Two iconic ukuleles used by comedy legend George Formby have fetched huge fee at auction

A pair of iconic ukuleles used by comedy legend George Formby have fetched almost £24,000 at auction after decades of gathering dust.

One of the instruments was used in the film ‘No Limit’ which helped launched the career of the legendary entertainer in 1935.

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Formby became Britain’s biggest star in the 30s and 40s and was famed for cheeky songs such as ‘When I’m Cleaning Windows.

He entertained allied servicemen and women during World War Two before going onto to forge a burgeoning film career and became the UK’s highest-paid entertainer.

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Today (Tue) his Keech ukulele sold for £11,414 along with a Dallas model D “banjolele” ,used on stage by the star, which fetched £12,493.

The two instruments had belonged to the entertainer’s “biggest fan” George Johnson who amassed a staggering amount of Formby memorabilia before his death last year.

Mr Johnson had kept the collection, he secretly added to over 60 years, hidden from his wife so he wouldn’t get into trouble.

His family made the decision to auction off the instruments after they had spent years gathering dust in cupboards and on the top of wardrobes.

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The Dallas D ‘banjolele’ was purchased by Formby fan Anthony Mason, 61, who regularly visits the entertainer’s grave.

The painter and decorator and bar owner, from Salford, Manchester, who : “I would have paid more.

“I’ve liked George Formby for years, since I was a boy. I even visit his grave in Warrington cemetery.

“I knew the ukulele was up for sale after seeing it on telly and just wanted it.

“We own Mason’s Café Bar in Boothstown, Worsley, Manchester, and we’ll probably have a Formby night to celebrate.”

Claire Howell, music valuer and auctioneer at Hansons, said: “I’m delighted for both buyers.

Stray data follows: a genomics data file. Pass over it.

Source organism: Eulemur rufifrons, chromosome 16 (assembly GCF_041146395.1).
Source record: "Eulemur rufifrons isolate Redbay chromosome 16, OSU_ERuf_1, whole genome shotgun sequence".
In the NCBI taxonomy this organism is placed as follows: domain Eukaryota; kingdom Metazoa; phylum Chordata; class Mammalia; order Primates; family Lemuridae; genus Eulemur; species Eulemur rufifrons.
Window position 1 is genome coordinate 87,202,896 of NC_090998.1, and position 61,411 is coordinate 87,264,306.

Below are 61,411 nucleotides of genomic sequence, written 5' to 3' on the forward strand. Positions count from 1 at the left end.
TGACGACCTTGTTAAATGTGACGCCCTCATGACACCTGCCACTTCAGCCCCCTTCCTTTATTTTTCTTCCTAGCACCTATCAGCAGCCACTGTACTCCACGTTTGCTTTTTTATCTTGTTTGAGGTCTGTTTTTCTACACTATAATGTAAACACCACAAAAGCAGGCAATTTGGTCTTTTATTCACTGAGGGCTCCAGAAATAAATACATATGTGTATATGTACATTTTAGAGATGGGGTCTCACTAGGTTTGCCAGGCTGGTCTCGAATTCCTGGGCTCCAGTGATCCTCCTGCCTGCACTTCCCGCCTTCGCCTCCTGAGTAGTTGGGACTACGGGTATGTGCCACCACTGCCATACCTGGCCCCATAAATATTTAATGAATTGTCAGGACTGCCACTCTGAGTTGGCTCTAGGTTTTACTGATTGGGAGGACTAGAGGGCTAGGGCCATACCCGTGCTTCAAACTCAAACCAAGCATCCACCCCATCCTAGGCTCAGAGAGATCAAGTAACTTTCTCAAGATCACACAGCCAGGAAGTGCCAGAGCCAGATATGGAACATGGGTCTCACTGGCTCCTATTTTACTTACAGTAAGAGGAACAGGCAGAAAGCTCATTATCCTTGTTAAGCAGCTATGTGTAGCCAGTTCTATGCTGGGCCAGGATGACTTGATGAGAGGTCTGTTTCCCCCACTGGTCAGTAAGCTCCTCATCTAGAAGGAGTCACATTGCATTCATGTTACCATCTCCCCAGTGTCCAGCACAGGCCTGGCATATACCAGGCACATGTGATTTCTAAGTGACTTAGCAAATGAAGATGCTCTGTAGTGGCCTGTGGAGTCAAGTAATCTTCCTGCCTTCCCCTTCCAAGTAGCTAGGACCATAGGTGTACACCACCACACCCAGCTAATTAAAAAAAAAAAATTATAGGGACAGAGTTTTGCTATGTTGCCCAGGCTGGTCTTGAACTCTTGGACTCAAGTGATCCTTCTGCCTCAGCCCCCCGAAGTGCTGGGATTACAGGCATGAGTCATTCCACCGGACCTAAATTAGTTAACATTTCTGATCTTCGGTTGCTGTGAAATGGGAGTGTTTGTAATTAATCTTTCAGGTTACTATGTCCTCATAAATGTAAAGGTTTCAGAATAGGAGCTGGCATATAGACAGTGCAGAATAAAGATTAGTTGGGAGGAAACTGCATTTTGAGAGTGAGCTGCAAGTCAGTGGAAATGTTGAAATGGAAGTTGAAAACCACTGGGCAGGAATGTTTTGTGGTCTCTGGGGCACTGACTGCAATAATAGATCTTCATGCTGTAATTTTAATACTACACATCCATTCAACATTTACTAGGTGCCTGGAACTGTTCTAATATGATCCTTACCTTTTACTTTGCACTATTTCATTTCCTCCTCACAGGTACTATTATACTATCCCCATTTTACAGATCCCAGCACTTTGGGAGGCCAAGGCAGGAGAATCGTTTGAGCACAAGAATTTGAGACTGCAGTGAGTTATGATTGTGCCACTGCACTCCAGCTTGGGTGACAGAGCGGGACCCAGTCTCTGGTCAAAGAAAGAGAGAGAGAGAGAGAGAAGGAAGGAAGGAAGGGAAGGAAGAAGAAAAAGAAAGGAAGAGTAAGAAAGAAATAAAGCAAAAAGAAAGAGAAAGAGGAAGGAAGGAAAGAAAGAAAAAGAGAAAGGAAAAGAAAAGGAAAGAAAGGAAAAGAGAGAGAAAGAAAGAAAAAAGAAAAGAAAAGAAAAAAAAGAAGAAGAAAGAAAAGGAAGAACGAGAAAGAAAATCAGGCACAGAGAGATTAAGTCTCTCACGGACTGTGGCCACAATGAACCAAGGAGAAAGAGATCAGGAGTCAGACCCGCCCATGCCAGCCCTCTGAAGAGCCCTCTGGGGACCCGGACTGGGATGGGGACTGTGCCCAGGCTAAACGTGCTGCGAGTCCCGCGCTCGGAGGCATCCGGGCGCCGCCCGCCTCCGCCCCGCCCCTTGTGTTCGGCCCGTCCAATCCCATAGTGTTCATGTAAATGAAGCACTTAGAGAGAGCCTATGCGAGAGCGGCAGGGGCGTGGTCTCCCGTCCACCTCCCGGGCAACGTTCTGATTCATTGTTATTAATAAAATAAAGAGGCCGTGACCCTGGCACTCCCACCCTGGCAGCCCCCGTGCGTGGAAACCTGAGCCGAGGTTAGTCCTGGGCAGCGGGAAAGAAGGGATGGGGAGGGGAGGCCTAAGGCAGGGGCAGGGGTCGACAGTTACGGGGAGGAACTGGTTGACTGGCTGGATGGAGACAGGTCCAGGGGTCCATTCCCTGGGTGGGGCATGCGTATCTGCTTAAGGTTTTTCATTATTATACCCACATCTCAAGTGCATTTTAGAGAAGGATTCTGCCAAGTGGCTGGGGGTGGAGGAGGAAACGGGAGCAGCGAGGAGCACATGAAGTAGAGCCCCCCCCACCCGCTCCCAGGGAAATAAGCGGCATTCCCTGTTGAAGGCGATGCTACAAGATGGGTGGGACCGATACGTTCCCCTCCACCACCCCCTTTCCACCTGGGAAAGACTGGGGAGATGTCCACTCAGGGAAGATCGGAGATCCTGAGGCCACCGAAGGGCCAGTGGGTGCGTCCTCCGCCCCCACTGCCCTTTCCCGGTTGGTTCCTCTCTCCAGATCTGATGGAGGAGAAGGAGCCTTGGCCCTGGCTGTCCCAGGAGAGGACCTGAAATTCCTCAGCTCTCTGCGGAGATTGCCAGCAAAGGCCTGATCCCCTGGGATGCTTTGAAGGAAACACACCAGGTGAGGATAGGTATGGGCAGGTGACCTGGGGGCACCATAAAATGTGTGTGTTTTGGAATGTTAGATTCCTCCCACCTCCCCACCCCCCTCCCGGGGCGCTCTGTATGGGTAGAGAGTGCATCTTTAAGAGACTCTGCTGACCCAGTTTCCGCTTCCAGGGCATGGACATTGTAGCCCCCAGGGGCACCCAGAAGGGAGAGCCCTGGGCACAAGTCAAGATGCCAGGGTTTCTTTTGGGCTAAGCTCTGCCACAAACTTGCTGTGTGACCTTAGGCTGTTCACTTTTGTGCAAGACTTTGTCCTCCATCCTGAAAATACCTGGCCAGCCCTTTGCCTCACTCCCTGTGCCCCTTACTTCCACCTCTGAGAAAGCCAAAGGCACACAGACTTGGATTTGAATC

“These are incredible instruments to own with a rich provenance and pedigree.

“Mr Johnson was meticulous in keeping all of his paperwork and receipts. He bought the banjo-ukulele direct from the star’s wife, Beryl Formby, in 1952 for £14.

“The prototype model was made by Birmingham’s George Houghton and Son in 1936 and was given to the star to test.

“The Keech was used in film No Limit which is particularly popular with Formby fans.

“It’s about the TT motorcycle race and it’s still shown in the Isle of Man during TT race week. It set him on his way to becoming the UK’s best paid entertainer.

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“The Keech was sold in the 1961 Beryldene auction of George Formby’s instruments to a Mrs Welsh for £3 (equivalent to £65) prior to its purchase by Mr Johnson in 1961 for £8 (equivalent to £174).

“He was such a huge Formby fan he owned seven ukuleles altogether and accumulated a large archive of Formby memorabilia including records, photos, sheet music, copies of The Vellum Magazine, bow ties and an original script for 1942 Formby film Much Too Shy, which all went under the hammer.

“Mr Johnson must have been one of Formby’s biggest fans.”

Three Formby bow ties, sold for £300 from an estimate of £40-£60 while another lot which included the Much Too Shy script, sold for £450.

The memorabilia went under the hammer at Hansons Auctioneers, in Etwall, Derbys, as part of their Film and Music Memorabilia Auction.

Mr Johnson, who originated from Gateshead and died last summer at the age of 91, amassed his Formby memorabilia over 60 years

His son Mike Johnson, a retired electronic engineer from Stone, Staffs., grew up listening to George Formby music.

He said: “The tunes are all in my head – I heard them so much at home.

“As well as listening to his George Formby music collection, dad would often get out his uke and play along to the music.

“He worked as a gear maker in the ship building industry from the age of 14 to 62.

“After work, he’d disappear for a while and you could hear him whistling and strumming away, having ‘a quick burst on the banjo’, as he put it.

“It must have been how he wound down.

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“He was the 29th member of the George Formby Appreciation Society – and signed me up when I was only four. He saw Formby perform live once but never met him.

“Dad collected Formby memorabilia from the 1930s to the mid-90s – a 60-year span.

“He didn’t tell my mum, Mary, about everything he bought in case it got him into trouble.

“He kept most of it under the bed and in the attic. Mum, who passed away in 2011, never realised how big the collection was.

“The collection’s been gathering dust under beds and on top of wardrobes.

“Looking at pictures of dad playing his Formby ukuleles and seeing how much pleasure it brought him, made us realise how much we’d love to see that happen again.”

ENDS

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